After discussions with Bateman Group leadership and Bateman Group employees, I created two personas to better understand who I was designing for.

Over-Booked Oliver

Oliver is constantly in and out of the office and needs to contact his team members back in the office frequently. Currently, Oliver will email or text co-workers when he is out but hates searching his contacts or emails for phone numbers.


  • Out of the office at least 50% of the time
  • Uses his smartphone to communicate with team members, reads emails and complete tasks when he is on the go
  • Uses apps like Twitter and Medium in his spare time


  • Oliver wishes he could find team members in the directory quickly and call them immediately
  • Oliver wishes he could organize the people he calls the most into a group

Newbie Nancy

Nancy is a new Bateman Group employee, based in the San Francisco office. While most of her teams are also in SF, she's had email exchanges with her co-workers in New York. Nancy will hopefully have the chance to meet her New York colleagues in the future, but for now she doesn't have a relationship with any of them.


  • Works primarily with San Francisco co-workers
  • In the office at least 90% of the time
  • Uses apps like Slack (for Desktop) daily to communicate with team members


  • Nancy wants to express herself to her new team members, even if she won't meet all of them in person
  • Nancy wants to learn more about co-workers in other offices


I boiled down the needs and goals of Oliver and Nancy into a group of user stories to better design features for them.

Here's one of Dan's stories:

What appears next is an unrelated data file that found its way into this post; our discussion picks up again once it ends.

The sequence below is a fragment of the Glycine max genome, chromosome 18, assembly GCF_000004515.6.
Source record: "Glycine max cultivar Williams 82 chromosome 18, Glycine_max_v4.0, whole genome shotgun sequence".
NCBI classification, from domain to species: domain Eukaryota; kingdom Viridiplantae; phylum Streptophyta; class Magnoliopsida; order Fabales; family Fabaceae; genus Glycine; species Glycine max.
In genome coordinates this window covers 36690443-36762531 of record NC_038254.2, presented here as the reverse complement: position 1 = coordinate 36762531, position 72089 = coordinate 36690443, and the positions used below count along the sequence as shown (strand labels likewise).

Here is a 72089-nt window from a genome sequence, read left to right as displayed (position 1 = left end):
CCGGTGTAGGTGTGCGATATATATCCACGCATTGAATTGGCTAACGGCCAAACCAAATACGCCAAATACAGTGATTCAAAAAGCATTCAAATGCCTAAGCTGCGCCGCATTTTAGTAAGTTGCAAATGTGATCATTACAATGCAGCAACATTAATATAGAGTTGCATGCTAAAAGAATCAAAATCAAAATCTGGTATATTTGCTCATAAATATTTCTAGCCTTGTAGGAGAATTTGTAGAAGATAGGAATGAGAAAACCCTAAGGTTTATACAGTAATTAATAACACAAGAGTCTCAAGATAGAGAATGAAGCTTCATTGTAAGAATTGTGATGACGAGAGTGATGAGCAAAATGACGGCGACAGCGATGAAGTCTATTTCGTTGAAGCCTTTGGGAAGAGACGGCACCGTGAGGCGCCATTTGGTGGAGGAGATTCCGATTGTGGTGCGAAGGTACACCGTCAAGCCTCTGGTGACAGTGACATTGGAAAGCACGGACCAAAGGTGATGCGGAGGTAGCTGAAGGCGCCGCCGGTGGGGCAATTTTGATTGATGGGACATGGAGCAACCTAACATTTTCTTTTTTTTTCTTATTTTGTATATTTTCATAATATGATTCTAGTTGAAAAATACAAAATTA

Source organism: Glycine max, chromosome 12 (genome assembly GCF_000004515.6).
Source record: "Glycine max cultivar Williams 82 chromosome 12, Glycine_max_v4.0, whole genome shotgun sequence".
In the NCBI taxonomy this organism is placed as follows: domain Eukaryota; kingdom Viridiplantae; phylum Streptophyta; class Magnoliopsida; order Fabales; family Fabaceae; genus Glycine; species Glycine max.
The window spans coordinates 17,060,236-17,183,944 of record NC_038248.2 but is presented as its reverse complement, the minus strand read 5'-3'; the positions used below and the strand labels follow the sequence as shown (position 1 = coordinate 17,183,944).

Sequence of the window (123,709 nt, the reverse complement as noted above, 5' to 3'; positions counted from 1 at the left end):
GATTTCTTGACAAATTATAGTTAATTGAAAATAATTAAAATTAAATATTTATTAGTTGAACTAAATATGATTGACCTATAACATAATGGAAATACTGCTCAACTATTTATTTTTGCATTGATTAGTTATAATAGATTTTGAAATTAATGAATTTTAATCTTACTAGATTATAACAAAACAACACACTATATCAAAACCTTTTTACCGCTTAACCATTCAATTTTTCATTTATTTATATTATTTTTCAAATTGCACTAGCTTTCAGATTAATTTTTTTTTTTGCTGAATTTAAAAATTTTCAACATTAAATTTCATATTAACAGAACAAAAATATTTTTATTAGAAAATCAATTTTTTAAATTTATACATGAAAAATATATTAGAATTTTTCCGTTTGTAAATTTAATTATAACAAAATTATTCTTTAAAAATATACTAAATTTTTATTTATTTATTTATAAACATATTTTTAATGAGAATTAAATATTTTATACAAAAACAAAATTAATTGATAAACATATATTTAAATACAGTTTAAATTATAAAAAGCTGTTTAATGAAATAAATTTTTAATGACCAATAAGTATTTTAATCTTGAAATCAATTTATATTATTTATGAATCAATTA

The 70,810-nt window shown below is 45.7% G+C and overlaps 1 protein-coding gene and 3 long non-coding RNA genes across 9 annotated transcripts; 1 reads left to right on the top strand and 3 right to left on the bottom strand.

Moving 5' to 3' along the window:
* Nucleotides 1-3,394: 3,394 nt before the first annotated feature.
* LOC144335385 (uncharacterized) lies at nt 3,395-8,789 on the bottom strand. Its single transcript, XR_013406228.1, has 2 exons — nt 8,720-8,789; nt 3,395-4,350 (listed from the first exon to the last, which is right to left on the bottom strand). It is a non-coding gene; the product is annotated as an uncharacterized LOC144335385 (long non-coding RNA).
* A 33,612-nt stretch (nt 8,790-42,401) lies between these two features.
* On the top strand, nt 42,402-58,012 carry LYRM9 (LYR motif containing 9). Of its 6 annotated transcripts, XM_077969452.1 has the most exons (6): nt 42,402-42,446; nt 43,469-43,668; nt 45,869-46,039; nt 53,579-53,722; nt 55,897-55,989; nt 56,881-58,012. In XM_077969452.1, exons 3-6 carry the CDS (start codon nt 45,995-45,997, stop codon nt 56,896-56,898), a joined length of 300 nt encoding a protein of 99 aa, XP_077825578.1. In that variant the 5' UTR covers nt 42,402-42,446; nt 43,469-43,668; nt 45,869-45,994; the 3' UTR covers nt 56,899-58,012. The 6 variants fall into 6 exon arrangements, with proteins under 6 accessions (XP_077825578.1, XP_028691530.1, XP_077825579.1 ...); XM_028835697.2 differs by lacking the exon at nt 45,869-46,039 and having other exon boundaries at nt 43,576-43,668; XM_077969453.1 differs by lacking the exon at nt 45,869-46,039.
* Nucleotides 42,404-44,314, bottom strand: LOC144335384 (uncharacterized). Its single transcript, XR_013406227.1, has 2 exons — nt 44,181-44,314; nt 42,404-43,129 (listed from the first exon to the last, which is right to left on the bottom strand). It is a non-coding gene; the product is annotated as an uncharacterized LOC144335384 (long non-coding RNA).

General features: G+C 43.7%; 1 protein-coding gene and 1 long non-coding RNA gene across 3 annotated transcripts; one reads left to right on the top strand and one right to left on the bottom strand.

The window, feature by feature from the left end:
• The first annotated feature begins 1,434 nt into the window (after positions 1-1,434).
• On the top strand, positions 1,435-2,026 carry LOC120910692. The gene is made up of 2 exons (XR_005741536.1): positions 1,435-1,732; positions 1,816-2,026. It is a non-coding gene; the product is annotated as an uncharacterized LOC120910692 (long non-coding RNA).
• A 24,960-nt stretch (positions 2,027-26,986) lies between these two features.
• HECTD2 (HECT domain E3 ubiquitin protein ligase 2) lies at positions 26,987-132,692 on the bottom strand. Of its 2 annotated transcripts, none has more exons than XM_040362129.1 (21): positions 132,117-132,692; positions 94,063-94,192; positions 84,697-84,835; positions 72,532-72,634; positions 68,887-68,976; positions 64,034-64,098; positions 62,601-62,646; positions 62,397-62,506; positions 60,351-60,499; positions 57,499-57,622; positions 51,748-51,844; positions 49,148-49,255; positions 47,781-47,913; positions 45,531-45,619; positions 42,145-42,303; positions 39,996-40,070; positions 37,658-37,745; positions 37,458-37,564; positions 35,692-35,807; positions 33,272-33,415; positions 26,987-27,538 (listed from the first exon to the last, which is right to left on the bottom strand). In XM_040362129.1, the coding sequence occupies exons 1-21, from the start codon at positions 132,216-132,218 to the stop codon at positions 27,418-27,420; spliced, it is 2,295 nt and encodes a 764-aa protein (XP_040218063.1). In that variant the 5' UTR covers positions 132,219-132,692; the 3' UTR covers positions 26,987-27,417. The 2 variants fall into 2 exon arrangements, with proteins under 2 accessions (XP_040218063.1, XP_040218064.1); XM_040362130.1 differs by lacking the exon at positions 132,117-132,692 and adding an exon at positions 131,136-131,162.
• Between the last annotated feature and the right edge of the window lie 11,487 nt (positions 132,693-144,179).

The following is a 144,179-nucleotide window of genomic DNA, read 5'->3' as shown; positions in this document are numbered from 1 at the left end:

"As a busy PR professional, I want to stay connected to my teams so that I can conduct business seamlessly whether I'm in the office or not."

And one of Nancy's:

"As a new employee, I want to get to know my co-workers so that I can form friendships at work."


Before I started sketching screens, I designed new task flows for making phone calls, sending messages and editing a profile. Below is my proposed task flow for making a phone call.


Armed with a pretty solid stack of research, I moved on to sketching and wireframing.

I designed recommendations for a new employee profile interface, an interactive directory and a new-user onboarding experience.



Lo-Fi Wireframes

Hi-Fi Wireframes



Hi-fidelity prototype of the onboarding, profile and directory interfaces


The last step of my process is always a quick debrief. During this time I reflect on what worked, what didn't and how I can make my workflow more efficient.


While it's unfortunate that the project never made it to development, I enjoyed working with the software development team. In the future, I'd get them more involved with the actual design and research processes.

I'd also do a better job of understanding the constraints before I started the work. This time around I paid a lot more attention to business goals and user goals and didn't consider technological constraints as heavily as I should have.


One of the most interesting parts of my design process is going back and reviewing all of the ideas that didn't make it into the final prototype.

A couple of those ideas include:

  • The ability to create multiple teams from the directory.
  • Two floating buttons in the directory that would allow users to view employees in either the San Francisco or Brooklyn offices:


Design processes have to be flexible. While it would be nice to move fluidly from step 1 to step 2 and so on, new constraints can easily throw you off course. The test is in being resilient and keeping your pace instead of being slowed down.